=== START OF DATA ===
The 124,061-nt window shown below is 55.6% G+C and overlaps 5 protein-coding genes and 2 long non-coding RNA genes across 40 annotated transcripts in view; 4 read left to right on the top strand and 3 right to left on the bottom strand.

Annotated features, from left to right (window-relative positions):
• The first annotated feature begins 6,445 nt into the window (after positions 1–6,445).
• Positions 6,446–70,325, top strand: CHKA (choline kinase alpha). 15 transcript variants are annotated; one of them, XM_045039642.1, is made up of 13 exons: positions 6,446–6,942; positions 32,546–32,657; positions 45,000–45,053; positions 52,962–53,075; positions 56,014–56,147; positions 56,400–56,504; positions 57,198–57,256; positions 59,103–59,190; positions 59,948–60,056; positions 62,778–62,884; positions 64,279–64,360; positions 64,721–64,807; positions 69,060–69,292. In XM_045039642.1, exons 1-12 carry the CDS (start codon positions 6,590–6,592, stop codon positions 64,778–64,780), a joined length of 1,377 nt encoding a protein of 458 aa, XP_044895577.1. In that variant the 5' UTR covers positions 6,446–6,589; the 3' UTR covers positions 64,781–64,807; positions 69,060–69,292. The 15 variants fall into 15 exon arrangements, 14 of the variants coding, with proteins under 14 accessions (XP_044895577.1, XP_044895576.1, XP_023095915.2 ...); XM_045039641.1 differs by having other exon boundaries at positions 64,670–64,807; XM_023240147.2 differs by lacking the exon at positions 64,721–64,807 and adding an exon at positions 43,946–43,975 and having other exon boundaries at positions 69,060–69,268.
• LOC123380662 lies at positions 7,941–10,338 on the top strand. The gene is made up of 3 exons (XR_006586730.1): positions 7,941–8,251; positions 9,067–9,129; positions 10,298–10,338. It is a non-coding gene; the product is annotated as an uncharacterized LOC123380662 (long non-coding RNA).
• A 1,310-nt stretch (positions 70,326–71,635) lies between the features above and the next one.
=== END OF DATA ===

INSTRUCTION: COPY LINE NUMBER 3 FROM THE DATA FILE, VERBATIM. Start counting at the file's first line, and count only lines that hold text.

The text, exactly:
• The first annotated feature begins 6,445 nt into the window (after positions 1–6,445).